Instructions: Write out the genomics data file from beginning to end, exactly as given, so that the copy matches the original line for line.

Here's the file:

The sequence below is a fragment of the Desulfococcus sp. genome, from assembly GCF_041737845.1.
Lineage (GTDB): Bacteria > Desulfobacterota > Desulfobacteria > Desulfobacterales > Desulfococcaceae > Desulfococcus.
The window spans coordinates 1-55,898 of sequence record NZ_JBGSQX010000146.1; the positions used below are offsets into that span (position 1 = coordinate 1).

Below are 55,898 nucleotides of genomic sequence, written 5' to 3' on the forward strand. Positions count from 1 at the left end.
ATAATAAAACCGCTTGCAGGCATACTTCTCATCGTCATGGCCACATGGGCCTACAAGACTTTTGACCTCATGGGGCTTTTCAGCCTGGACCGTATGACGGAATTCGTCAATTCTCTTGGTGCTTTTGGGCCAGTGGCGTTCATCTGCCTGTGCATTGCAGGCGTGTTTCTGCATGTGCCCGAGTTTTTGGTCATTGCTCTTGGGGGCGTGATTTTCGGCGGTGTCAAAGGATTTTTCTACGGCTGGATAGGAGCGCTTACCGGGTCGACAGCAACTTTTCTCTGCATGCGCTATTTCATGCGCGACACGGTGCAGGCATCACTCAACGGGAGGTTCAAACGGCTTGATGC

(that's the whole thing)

The sequence below is a fragment of the Desulfococcus sp. genome, from assembly GCF_041737845.1.
Lineage (GTDB): Bacteria > Desulfobacterota > Desulfobacteria > Desulfobacterales > Desulfococcaceae > Desulfococcus.
The window spans coordinates 1-55,898 of sequence record NZ_JBGSQX010000146.1; the positions used below are offsets into that span (position 1 = coordinate 1).

Below are 55,898 nucleotides of genomic sequence, written 5' to 3' on the forward strand. Positions count from 1 at the left end.
ATAATAAAACCGCTTGCAGGCATACTTCTCATCGTCATGGCCACATGGGCCTACAAGACTTTTGACCTCATGGGGCTTTTCAGCCTGGACCGTATGACGGAATTCGTCAATTCTCTTGGTGCTTTTGGGCCAGTGGCGTTCATCTGCCTGTGCATTGCAGGCGTGTTTCTGCATGTGCCCGAGTTTTTGGTCATTGCTCTTGGGGGCGTGATTTTCGGCGGTGTCAAAGGATTTTTCTACGGCTGGATAGGAGCGCTTACCGGGTCGACAGCAACTTTTCTCTGCATGCGCTATTTCATGCGCGACACGGTGCAGGCATCACTCAACGGGAGGTTCAAACGGCTTGATGC